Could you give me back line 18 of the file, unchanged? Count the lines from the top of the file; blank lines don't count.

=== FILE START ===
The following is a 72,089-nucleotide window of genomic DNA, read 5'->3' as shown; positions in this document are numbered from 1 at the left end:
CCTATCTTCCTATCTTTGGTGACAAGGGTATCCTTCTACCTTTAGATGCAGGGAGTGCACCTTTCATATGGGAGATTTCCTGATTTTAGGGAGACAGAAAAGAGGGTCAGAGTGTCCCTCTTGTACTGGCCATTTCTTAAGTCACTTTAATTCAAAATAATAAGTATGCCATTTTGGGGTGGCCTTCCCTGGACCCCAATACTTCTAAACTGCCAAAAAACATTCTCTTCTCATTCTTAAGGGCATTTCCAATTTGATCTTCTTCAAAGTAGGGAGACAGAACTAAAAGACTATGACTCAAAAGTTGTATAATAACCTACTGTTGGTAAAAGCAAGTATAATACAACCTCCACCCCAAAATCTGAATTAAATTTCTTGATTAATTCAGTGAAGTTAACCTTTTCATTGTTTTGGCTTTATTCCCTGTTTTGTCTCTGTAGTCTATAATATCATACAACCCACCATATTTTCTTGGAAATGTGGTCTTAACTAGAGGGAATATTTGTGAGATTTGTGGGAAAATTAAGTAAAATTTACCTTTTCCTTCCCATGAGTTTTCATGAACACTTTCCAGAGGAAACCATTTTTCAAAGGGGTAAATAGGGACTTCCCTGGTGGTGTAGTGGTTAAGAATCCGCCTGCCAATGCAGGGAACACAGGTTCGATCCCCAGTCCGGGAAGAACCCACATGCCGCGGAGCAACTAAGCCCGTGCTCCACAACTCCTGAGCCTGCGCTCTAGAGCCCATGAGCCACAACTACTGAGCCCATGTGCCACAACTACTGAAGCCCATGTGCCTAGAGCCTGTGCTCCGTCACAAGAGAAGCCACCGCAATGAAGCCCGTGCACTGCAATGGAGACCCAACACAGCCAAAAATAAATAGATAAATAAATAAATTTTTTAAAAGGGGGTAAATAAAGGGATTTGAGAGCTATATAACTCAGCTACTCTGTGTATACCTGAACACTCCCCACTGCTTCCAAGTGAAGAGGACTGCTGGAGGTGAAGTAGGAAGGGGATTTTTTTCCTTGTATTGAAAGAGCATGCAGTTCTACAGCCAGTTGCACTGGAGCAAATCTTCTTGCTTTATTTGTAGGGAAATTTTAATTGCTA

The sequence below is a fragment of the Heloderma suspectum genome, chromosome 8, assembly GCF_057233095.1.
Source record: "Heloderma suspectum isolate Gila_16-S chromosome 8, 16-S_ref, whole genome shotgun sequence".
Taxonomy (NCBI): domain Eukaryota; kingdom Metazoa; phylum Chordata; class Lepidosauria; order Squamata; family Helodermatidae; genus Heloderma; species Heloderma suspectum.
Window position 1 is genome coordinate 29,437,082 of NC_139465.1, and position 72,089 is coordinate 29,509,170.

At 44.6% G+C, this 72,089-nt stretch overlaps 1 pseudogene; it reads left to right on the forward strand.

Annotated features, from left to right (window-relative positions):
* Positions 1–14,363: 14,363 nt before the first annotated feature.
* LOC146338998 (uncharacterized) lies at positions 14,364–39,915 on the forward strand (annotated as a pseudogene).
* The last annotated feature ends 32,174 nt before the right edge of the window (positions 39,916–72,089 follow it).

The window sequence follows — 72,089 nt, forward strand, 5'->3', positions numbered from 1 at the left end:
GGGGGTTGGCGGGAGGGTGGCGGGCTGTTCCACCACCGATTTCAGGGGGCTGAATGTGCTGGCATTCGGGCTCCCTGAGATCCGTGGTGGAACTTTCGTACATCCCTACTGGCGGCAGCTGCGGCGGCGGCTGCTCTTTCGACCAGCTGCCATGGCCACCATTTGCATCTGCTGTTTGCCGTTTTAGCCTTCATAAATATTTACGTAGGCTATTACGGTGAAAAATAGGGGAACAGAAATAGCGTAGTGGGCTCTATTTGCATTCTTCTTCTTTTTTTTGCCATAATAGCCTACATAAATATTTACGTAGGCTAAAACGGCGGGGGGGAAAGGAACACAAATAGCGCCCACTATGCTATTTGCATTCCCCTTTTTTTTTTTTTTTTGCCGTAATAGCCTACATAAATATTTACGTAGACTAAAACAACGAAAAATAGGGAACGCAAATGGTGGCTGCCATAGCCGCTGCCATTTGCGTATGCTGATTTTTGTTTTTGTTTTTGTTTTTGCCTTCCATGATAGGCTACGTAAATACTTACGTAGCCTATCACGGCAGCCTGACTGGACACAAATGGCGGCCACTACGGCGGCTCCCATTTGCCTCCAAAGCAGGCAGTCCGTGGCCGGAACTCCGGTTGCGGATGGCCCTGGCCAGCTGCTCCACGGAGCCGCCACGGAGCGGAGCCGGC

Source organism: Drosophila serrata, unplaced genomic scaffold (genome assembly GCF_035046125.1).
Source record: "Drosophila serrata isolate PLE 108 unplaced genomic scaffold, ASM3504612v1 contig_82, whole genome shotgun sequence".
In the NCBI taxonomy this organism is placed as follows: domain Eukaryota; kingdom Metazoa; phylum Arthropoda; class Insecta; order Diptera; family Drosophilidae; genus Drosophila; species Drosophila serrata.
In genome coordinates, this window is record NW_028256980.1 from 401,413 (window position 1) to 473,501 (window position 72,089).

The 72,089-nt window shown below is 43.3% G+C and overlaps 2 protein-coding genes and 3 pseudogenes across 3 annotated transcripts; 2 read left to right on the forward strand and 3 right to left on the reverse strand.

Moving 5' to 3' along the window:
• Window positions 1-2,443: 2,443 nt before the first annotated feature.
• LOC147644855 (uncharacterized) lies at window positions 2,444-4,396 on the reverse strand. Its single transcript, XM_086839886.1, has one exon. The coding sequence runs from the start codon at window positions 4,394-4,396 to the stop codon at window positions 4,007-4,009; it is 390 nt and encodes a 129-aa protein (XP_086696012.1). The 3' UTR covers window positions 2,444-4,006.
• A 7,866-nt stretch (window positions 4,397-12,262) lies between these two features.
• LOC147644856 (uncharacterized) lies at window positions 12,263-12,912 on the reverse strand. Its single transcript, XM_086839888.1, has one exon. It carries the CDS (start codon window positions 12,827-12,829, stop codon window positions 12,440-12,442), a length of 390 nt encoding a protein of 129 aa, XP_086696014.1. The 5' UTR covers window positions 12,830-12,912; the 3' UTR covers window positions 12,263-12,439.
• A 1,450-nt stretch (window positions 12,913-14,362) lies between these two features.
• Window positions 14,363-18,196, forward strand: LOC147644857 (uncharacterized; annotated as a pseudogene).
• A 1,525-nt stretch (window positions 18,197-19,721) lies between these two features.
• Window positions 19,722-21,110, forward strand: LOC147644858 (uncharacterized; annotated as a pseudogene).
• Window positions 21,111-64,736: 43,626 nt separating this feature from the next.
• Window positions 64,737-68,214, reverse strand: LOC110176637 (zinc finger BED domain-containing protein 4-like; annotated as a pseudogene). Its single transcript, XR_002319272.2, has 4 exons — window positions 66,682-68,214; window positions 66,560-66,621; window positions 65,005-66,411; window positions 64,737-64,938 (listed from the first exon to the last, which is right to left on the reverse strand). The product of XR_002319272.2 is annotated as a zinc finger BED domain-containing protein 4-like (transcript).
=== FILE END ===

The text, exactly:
The 72,089-nt window shown below is 43.3% G+C and overlaps 2 protein-coding genes and 3 pseudogenes across 3 annotated transcripts; 2 read left to right on the forward strand and 3 right to left on the reverse strand.